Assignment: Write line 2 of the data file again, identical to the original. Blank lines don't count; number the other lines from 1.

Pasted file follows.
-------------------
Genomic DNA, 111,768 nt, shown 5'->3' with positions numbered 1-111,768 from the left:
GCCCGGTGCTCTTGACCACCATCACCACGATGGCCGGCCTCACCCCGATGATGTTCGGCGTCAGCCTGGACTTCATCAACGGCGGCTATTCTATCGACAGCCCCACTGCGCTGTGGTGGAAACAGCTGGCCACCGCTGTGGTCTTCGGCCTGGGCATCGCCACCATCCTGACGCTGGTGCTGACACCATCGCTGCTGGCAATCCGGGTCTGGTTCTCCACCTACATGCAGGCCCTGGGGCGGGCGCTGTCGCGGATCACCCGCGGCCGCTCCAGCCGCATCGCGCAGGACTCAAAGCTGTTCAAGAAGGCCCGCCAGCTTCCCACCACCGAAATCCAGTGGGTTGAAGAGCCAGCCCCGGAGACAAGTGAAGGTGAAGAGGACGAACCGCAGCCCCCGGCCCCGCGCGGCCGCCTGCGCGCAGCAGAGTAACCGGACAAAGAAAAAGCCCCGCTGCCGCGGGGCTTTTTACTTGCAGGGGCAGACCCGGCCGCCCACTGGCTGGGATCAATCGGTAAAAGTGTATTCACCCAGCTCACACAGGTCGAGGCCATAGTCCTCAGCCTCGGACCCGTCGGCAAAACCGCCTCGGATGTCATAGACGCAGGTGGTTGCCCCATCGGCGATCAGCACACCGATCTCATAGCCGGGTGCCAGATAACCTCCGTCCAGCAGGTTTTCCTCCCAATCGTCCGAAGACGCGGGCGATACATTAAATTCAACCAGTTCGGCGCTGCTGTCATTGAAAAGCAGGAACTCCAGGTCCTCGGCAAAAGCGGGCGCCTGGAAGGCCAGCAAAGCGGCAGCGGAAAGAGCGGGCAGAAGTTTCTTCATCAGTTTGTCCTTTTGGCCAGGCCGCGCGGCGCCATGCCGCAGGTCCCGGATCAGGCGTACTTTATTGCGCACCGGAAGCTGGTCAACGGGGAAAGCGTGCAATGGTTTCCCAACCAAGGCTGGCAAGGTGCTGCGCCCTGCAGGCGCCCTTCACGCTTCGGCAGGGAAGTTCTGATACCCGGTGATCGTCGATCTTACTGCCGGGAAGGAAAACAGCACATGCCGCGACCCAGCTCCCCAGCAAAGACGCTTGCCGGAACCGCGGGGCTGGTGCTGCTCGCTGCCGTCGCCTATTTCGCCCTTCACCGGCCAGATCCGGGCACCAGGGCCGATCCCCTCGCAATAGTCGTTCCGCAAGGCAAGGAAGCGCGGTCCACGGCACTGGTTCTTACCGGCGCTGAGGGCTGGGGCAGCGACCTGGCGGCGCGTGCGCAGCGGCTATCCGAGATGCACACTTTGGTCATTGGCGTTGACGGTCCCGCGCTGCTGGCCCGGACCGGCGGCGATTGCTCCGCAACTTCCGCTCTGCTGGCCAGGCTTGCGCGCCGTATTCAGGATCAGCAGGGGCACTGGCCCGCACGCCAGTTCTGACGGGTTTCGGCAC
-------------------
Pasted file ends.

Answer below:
GCCCGGTGCTCTTGACCACCATCACCACGATGGCCGGCCTCACCCCGATGATGTTCGGCGTCAGCCTGGACTTCATCAACGGCGGCTATTCTATCGACAGCCCCACTGCGCTGTGGTGGAAACAGCTGGCCACCGCTGTGGTCTTCGGCCTGGGCATCGCCACCATCCTGACGCTGGTGCTGACACCATCGCTGCTGGCAATCCGGGTCTGGTTCTCCACCTACATGCAGGCCCTGGGGCGGGCGCTGTCGCGGATCACCCGCGGCCGCTCCAGCCGCATCGCGCAGGACTCAAAGCTGTTCAAGAAGGCCCGCCAGCTTCCCACCACCGAAATCCAGTGGGTTGAAGAGCCAGCCCCGGAGACAAGTGAAGGTGAAGAGGACGAACCGCAGCCCCCGGCCCCGCGCGGCCGCCTGCGCGCAGCAGAGTAACCGGACAAAGAAAAAGCCCCGCTGCCGCGGGGCTTTTTACTTGCAGGGGCAGACCCGGCCGCCCACTGGCTGGGATCAATCGGTAAAAGTGTATTCACCCAGCTCACACAGGTCGAGGCCATAGTCCTCAGCCTCGGACCCGTCGGCAAAACCGCCTCGGATGTCATAGACGCAGGTGGTTGCCCCATCGGCGATCAGCACACCGATCTCATAGCCGGGTGCCAGATAACCTCCGTCCAGCAGGTTTTCCTCCCAATCGTCCGAAGACGCGGGCGATACATTAAATTCAACCAGTTCGGCGCTGCTGTCATTGAAAAGCAGGAACTCCAGGTCCTCGGCAAAAGCGGGCGCCTGGAAGGCCAGCAAAGCGGCAGCGGAAAGAGCGGGCAGAAGTTTCTTCATCAGTTTGTCCTTTTGGCCAGGCCGCGCGGCGCCATGCCGCAGGTCCCGGATCAGGCGTACTTTATTGCGCACCGGAAGCTGGTCAACGGGGAAAGCGTGCAATGGTTTCCCAACCAAGGCTGGCAAGGTGCTGCGCCCTGCAGGCGCCCTTCACGCTTCGGCAGGGAAGTTCTGATACCCGGTGATCGTCGATCTTACTGCCGGGAAGGAAAACAGCACATGCCGCGACCCAGCTCCCCAGCAAAGACGCTTGCCGGAACCGCGGGGCTGGTGCTGCTCGCTGCCGTCGCCTATTTCGCCCTTCACCGGCCAGATCCGGGCACCAGGGCCGATCCCCTCGCAATAGTCGTTCCGCAAGGCAAGGAAGCGCGGTCCACGGCACTGGTTCTTACCGGCGCTGAGGGCTGGGGCAGCGACCTGGCGGCGCGTGCGCAGCGGCTATCCGAGATGCACACTTTGGTCATTGGCGTTGACGGTCCCGCGCTGCTGGCCCGGACCGGCGGCGATTGCTCCGCAACTTCCGCTCTGCTGGCCAGGCTTGCGCGCCGTATTCAGGATCAGCAGGGGCACTGGCCCGCACGCCAGTTCTGACGGGTTTCGGCAC